3.2 CAN and other bus systems
3.3 Code proliferation
3.4 Specific cyberattack surfaces
3.4.1 The on-board diagnostic (OBD-II) port
3.4.2 Infotainment head units
3.4.3 Bluetooth
3.4.4 USB/CD player/paired devices
3.4.5 In-car Wi-Fi hotspots
3.4.6 In-vehicle apps
3.4.7 Remote keyless entry systems
3.4.8 Tyre pressure monitoring systems (TPMS)
3.4.9 Dedicated short-range communication (DSRC) receivers
3.4.10 Electric vehicle charging port
3.4.11 Cyber-physical systems
3.5 Autonomous vehicles
3.6 Over-the-air (OTA) software updates
3.7 Supply chain security

Chapter 4: Industry responses

4.1 Justifying cybersecurity investments
4.2 Establishing cybersecurity departments
4.3 Collaboration with third-party security providers
4.3.1 Case study: Uber ‘bug bounty’ program
4.4 Software updating

Chapter 5: Legislation and standards

5.1 Government initiatives
5.1.1 The US NHTSA’s Vehicle Cybersecurity Research Program
5.1.2 The 2015 US SPY Car Act
5.1.3 The European Commission
5.1.4 Japan
5.1.5 China
5.2 Industry initiatives
5.2.1 SAE vehicle engineering and cybersecurity guidelines
5.2.2 Auto-ISAC

Chapter 6: Future directions

6.1 Security by design
6.2 Vehicle cybersecurity in layers
6.3 ECU consolidation
6.4 Increased specificity in requests for proposals from suppliers
6.5 Lessons from other industry sectors
6.6 Suggestions for the automotive industry

Appendix 1: High-quality automotive cybersecurity products and services

1 Harman 5+1 Cybersecurity Framework
2 Symantec Anomaly Detection for Automotive
3 NCC-SBD ‘V’ model: Automotive Secure Development Lifecycle (ASDL)
4 Argus Multi-layered Security Protocol
5 Security Innovation Aerolink
6 I AM THE CAVALRY Five Star Cybersecurity Ratings
7 Trillium SecureCAR
8 Karamba Autonomous Security
9 Rambus CryptoManager
10 Arxan Application Security

Table of figures

Figure 1: Miller and Valasek remotely hacking the Jeep Cherokee
Figure 2: KPMG 2016 Consumer Loss Barometer Study
Figure 3: Consumer safety concerns while driving
Figure 4: A mystery device ‘relay’ attack
Figure 5: The main ECUs in a modern vehicle
Figure 6: Reduced wiring connections enabled by CAN bus
Figure 7: Reverse engineering the CAN bus
Figure 8: Trillium’s SecureCAR cybersecurity components
Figure 9: Software complexity in modern vehicles
Figure 10: Remote attack surfaces on a connected vehicle
Figure 11: The Zubie in-car device connected to the OBD-II port
Figure 12: Apple Lightning digital connector for media devices
Figure 13: Nissan Leaf Smartphone app for remote vehicle access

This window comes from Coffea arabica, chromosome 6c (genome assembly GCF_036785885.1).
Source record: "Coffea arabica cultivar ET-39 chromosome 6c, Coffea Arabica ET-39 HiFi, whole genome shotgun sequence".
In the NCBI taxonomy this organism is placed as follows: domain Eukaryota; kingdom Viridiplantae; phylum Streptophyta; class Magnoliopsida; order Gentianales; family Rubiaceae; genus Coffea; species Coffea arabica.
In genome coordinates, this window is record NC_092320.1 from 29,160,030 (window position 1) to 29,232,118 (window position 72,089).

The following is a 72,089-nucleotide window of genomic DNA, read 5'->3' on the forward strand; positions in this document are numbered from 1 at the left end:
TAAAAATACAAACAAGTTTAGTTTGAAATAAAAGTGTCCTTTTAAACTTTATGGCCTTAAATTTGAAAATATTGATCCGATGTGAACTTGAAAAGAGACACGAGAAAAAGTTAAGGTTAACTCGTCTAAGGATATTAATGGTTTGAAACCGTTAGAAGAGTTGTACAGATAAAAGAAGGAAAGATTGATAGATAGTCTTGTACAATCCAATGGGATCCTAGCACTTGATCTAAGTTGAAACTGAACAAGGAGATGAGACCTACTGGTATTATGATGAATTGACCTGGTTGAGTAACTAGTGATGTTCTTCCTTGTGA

Figure 14: Samy Kamkar’s Rolljam device
Figure 15: TPMS sensors
Figure 16: A V2X ECU connected to ADAS ECUs
Figure 17: Sensor constellation on an autonomous vehicle prototype
Figure 18: Participants at a June 2014 Bosch ‘hackathon’ in Berlin
Figure 19: Automotive industry software recalls during 2015
Figure 20: Data privacy principles: US GAO and EC
Figure 21: US NHTSA budget request for vehicle safety and security research, FY 2016/17
Figure 22: NXP 4+1 cybersecurity framework
Figure 23: The Auto-ISAC task framework
Figure 24: US NHTSA information sensitivity levels
Figure 25: Automotive cybersecurity investment components
Figure 26: The security maturity curve
Figure 27: Security by domain separation
Figure 28: ECU consolidation via software integration
Figure 29: A favourable ecosystem for Tier-1 suppliers
Figure 30: Harman 5+1 Cybersecurity Framework
Figure 31: NCC-SBD Automotive Secure Development Lifecycle
Figure 32: Karamba Autonomous Security
Figure 33: Components of Arxan’s Application Security

Table of tables

Table 1: Vehicle cyberattack types, motivations and attackers
Table 2: Common in-vehicle networking protocols
Table 3: Analysis of cyberattack surfaces
Table 4: Uber ‘bug bounty treasure map’
Table 5: Auto-ISAC cybersecurity best practices overview
Table 6: Cybersecurity investment analysis
Table 7: A layered approach for securing connected vehicles

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  • Aerolink
  • Apple
  • Argus
  • Arxan
  • Bosch
  • Harman
  • I AM THE CAVALRY
  • KPMG
  • Karamba
  • Miller
  • NCC-SBD Automotive
  • NXP
  • Nissan
  • Rambus
  • Samy Kamkar
  • Symantec
  • Trillium
  • Uber
  • Valasek
  • Zubie